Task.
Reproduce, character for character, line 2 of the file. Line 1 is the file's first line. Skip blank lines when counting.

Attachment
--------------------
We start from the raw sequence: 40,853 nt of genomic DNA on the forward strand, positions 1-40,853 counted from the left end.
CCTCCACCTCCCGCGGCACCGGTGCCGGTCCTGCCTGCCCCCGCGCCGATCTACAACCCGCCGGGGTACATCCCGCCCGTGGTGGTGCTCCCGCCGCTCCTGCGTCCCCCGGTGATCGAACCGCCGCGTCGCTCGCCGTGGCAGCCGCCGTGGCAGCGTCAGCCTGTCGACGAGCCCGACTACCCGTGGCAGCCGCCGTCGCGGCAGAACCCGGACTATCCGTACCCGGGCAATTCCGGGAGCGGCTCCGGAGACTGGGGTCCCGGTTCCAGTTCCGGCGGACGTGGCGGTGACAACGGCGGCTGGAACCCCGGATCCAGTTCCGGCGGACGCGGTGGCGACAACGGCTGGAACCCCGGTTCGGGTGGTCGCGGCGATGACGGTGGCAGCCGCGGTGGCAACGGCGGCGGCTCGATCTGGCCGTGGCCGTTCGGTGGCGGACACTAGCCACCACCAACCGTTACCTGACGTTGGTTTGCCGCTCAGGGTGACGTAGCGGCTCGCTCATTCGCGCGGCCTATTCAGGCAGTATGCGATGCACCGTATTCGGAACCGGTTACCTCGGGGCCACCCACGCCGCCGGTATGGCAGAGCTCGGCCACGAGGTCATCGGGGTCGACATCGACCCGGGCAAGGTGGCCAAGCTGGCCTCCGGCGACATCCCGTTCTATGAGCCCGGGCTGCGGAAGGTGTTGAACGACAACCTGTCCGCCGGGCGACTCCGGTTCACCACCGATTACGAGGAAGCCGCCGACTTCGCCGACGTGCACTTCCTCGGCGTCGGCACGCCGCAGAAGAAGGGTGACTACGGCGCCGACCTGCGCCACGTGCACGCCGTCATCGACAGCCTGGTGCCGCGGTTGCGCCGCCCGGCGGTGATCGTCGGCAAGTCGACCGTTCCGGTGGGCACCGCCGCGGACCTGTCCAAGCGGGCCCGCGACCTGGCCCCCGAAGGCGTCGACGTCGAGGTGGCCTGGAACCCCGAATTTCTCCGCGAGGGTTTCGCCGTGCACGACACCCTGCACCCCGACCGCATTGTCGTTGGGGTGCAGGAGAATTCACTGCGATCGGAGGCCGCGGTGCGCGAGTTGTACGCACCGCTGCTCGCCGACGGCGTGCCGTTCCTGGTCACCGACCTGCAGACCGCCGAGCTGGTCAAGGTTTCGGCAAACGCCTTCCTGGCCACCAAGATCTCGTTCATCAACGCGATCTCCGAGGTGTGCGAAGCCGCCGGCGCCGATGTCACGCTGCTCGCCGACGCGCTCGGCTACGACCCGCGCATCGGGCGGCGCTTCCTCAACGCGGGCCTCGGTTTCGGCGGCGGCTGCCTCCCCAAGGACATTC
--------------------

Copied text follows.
CCTCCACCTCCCGCGGCACCGGTGCCGGTCCTGCCTGCCCCCGCGCCGATCTACAACCCGCCGGGGTACATCCCGCCCGTGGTGGTGCTCCCGCCGCTCCTGCGTCCCCCGGTGATCGAACCGCCGCGTCGCTCGCCGTGGCAGCCGCCGTGGCAGCGTCAGCCTGTCGACGAGCCCGACTACCCGTGGCAGCCGCCGTCGCGGCAGAACCCGGACTATCCGTACCCGGGCAATTCCGGGAGCGGCTCCGGAGACTGGGGTCCCGGTTCCAGTTCCGGCGGACGTGGCGGTGACAACGGCGGCTGGAACCCCGGATCCAGTTCCGGCGGACGCGGTGGCGACAACGGCTGGAACCCCGGTTCGGGTGGTCGCGGCGATGACGGTGGCAGCCGCGGTGGCAACGGCGGCGGCTCGATCTGGCCGTGGCCGTTCGGTGGCGGACACTAGCCACCACCAACCGTTACCTGACGTTGGTTTGCCGCTCAGGGTGACGTAGCGGCTCGCTCATTCGCGCGGCCTATTCAGGCAGTATGCGATGCACCGTATTCGGAACCGGTTACCTCGGGGCCACCCACGCCGCCGGTATGGCAGAGCTCGGCCACGAGGTCATCGGGGTCGACATCGACCCGGGCAAGGTGGCCAAGCTGGCCTCCGGCGACATCCCGTTCTATGAGCCCGGGCTGCGGAAGGTGTTGAACGACAACCTGTCCGCCGGGCGACTCCGGTTCACCACCGATTACGAGGAAGCCGCCGACTTCGCCGACGTGCACTTCCTCGGCGTCGGCACGCCGCAGAAGAAGGGTGACTACGGCGCCGACCTGCGCCACGTGCACGCCGTCATCGACAGCCTGGTGCCGCGGTTGCGCCGCCCGGCGGTGATCGTCGGCAAGTCGACCGTTCCGGTGGGCACCGCCGCGGACCTGTCCAAGCGGGCCCGCGACCTGGCCCCCGAAGGCGTCGACGTCGAGGTGGCCTGGAACCCCGAATTTCTCCGCGAGGGTTTCGCCGTGCACGACACCCTGCACCCCGACCGCATTGTCGTTGGGGTGCAGGAGAATTCACTGCGATCGGAGGCCGCGGTGCGCGAGTTGTACGCACCGCTGCTCGCCGACGGCGTGCCGTTCCTGGTCACCGACCTGCAGACCGCCGAGCTGGTCAAGGTTTCGGCAAACGCCTTCCTGGCCACCAAGATCTCGTTCATCAACGCGATCTCCGAGGTGTGCGAAGCCGCCGGCGCCGATGTCACGCTGCTCGCCGACGCGCTCGGCTACGACCCGCGCATCGGGCGGCGCTTCCTCAACGCGGGCCTCGGTTTCGGCGGCGGCTGCCTCCCCAAGGACATTC